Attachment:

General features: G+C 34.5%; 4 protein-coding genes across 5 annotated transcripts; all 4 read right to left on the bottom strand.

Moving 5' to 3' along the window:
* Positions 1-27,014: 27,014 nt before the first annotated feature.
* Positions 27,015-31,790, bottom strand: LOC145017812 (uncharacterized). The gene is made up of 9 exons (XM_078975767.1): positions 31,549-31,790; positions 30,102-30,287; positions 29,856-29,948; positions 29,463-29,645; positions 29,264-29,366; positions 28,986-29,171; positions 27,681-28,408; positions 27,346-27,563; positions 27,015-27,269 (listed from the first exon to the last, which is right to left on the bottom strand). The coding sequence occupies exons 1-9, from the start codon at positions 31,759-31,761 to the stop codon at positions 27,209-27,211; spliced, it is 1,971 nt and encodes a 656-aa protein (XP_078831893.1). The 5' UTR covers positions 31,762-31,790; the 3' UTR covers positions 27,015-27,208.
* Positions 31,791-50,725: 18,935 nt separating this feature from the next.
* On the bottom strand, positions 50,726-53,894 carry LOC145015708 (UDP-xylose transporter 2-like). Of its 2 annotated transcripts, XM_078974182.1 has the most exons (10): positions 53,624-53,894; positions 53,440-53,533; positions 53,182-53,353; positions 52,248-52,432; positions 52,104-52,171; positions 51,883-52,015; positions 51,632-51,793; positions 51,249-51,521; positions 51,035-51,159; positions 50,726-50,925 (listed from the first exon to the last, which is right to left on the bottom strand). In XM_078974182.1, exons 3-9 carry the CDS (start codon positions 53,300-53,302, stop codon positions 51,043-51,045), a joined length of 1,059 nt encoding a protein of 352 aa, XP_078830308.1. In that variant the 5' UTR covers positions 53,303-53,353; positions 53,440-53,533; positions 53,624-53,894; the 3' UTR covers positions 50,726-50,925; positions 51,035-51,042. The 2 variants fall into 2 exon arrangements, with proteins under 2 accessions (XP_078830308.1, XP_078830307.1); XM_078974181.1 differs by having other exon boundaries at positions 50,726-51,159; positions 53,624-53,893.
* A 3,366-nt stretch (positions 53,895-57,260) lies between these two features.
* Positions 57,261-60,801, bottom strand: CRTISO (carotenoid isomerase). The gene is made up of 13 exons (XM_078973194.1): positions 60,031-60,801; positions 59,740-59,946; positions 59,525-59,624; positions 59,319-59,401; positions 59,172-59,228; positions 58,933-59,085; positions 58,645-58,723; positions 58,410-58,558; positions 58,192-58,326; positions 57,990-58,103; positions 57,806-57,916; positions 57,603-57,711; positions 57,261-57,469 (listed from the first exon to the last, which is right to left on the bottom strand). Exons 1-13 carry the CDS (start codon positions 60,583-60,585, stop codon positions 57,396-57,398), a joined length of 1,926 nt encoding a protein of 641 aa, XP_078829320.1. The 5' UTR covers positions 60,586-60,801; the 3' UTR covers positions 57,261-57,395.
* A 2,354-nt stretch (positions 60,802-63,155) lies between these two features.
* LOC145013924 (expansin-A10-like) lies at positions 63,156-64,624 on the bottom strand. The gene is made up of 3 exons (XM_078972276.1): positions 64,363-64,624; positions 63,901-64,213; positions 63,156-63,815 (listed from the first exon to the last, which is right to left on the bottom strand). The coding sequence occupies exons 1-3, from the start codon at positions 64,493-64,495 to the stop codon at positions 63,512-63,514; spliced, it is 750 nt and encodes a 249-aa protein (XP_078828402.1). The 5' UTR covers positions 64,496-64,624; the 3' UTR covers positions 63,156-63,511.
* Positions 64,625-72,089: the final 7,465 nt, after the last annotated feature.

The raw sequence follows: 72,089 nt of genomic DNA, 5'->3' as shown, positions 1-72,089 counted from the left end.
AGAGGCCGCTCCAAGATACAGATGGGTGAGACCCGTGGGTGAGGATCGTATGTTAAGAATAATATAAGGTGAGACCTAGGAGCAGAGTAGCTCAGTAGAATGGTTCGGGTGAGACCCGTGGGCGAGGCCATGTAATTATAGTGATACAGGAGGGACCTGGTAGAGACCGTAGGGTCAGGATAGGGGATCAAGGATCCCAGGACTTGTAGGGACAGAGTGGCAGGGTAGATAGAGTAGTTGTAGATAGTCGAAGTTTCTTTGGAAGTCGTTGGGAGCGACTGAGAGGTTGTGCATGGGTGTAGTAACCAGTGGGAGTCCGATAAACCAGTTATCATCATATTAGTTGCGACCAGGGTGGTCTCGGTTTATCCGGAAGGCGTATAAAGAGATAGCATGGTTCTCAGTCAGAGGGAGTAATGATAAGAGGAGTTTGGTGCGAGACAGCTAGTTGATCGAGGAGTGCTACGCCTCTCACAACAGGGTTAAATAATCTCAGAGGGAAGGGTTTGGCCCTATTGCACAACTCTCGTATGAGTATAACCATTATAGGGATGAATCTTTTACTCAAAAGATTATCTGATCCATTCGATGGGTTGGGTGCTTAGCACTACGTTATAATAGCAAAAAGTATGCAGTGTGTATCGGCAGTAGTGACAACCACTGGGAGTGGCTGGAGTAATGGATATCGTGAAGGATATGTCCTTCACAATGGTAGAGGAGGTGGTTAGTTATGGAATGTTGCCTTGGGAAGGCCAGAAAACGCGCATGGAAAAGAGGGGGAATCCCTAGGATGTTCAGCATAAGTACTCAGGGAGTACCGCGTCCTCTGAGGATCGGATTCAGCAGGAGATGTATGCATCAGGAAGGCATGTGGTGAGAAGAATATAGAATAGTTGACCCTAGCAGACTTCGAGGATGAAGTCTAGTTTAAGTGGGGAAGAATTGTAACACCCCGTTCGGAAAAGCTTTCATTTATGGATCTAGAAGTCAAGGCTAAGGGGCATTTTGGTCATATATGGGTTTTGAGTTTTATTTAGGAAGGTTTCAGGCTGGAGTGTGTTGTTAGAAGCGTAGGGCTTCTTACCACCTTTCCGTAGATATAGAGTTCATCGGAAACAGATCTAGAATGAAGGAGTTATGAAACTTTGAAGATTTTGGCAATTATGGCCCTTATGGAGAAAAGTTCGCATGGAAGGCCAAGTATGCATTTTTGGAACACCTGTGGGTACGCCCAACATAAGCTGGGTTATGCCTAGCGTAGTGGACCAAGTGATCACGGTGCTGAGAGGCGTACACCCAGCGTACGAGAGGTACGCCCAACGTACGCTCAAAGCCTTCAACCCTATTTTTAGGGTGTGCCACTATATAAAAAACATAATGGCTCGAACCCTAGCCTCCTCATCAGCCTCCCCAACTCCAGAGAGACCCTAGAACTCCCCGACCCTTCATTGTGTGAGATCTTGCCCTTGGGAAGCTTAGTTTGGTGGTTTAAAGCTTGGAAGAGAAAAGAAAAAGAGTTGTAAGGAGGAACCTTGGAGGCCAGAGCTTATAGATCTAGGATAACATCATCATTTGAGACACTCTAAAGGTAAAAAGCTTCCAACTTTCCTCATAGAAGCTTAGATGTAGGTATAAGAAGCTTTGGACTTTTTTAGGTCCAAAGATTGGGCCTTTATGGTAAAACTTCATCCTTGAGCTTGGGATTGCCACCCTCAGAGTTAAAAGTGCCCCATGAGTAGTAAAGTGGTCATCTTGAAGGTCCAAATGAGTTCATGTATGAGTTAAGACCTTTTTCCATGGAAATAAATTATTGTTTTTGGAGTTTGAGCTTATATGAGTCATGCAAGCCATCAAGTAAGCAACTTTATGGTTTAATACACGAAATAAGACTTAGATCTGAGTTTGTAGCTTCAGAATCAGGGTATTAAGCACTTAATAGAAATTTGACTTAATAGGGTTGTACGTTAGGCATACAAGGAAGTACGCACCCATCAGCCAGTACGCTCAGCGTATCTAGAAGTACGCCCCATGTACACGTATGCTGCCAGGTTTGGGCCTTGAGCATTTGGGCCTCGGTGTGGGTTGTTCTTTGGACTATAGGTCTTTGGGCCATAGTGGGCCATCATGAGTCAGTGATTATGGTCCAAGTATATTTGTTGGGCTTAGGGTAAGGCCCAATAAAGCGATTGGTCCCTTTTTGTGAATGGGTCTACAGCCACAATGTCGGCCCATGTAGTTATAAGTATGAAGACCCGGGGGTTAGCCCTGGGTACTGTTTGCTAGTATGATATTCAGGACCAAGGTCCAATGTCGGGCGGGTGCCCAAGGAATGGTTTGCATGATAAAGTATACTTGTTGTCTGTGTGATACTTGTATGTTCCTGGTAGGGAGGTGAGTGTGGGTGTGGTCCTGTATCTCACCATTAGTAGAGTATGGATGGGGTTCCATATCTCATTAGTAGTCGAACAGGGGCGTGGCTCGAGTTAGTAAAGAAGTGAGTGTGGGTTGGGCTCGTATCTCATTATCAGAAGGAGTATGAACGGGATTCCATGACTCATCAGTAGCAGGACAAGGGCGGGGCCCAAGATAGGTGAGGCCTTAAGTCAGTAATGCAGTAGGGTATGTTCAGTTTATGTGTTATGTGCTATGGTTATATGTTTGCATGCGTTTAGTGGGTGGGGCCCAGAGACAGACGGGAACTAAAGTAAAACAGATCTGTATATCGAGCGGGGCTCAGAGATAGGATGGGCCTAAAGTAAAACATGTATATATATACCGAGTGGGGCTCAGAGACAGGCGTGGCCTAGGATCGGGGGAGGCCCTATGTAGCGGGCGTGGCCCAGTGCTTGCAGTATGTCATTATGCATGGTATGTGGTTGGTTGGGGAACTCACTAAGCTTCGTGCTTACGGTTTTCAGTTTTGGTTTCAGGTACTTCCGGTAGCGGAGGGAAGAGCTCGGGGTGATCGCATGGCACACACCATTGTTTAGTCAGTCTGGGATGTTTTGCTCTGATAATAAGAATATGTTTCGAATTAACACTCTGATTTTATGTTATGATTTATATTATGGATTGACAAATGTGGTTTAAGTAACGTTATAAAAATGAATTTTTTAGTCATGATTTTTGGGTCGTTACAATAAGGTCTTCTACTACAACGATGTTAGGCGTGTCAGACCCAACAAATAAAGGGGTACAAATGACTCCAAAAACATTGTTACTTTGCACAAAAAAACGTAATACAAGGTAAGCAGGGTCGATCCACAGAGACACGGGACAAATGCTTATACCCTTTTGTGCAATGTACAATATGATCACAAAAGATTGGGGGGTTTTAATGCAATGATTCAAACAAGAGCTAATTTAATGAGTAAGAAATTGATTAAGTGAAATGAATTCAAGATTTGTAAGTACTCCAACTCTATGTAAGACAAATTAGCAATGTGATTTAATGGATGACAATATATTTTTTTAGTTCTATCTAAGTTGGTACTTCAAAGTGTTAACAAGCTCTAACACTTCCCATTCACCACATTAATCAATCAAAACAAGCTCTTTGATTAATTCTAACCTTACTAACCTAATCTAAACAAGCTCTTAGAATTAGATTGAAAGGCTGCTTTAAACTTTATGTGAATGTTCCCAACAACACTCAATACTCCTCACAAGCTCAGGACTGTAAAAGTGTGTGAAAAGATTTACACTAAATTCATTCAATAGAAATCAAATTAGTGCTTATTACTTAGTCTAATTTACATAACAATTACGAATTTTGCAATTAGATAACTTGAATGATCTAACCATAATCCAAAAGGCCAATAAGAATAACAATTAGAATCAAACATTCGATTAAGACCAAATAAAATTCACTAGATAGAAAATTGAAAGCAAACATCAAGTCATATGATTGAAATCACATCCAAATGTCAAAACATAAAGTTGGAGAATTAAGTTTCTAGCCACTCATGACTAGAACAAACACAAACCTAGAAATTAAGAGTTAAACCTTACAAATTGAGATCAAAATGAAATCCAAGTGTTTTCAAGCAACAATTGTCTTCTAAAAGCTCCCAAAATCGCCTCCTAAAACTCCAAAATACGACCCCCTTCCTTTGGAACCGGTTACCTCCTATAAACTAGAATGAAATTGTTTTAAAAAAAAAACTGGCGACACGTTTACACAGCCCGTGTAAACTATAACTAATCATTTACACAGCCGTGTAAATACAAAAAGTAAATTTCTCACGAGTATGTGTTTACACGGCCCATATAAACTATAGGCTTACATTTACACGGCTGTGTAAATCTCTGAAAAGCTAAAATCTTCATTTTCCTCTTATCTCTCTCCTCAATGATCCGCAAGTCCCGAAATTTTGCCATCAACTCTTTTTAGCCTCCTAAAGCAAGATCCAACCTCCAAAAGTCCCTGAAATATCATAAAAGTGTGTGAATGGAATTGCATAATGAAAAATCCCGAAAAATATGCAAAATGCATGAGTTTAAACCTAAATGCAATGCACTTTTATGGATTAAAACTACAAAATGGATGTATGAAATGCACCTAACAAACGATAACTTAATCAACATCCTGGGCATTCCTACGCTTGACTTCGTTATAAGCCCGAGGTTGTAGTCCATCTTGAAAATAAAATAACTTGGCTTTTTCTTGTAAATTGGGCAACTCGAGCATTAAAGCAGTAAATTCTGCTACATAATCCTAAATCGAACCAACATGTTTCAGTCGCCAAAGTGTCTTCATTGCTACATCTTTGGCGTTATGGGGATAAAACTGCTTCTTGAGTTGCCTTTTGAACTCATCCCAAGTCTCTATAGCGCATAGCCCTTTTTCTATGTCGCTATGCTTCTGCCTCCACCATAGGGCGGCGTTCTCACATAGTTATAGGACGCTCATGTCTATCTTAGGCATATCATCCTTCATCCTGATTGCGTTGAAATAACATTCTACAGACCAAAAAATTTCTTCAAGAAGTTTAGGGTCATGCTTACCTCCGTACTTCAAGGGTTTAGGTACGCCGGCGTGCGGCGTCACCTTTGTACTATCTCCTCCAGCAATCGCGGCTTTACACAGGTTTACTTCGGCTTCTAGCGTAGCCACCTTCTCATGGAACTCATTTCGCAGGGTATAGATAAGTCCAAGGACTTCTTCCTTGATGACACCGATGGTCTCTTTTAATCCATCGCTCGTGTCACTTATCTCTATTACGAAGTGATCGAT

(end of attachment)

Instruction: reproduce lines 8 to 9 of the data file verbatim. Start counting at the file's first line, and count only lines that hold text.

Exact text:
* Positions 57,261-60,801, bottom strand: CRTISO (carotenoid isomerase). The gene is made up of 13 exons (XM_078973194.1): positions 60,031-60,801; positions 59,740-59,946; positions 59,525-59,624; positions 59,319-59,401; positions 59,172-59,228; positions 58,933-59,085; positions 58,645-58,723; positions 58,410-58,558; positions 58,192-58,326; positions 57,990-58,103; positions 57,806-57,916; positions 57,603-57,711; positions 57,261-57,469 (listed from the first exon to the last, which is right to left on the bottom strand). Exons 1-13 carry the CDS (start codon positions 60,583-60,585, stop codon positions 57,396-57,398), a joined length of 1,926 nt encoding a protein of 641 aa, XP_078829320.1. The 5' UTR covers positions 60,586-60,801; the 3' UTR covers positions 57,261-57,395.
* A 2,354-nt stretch (positions 60,802-63,155) lies between these two features.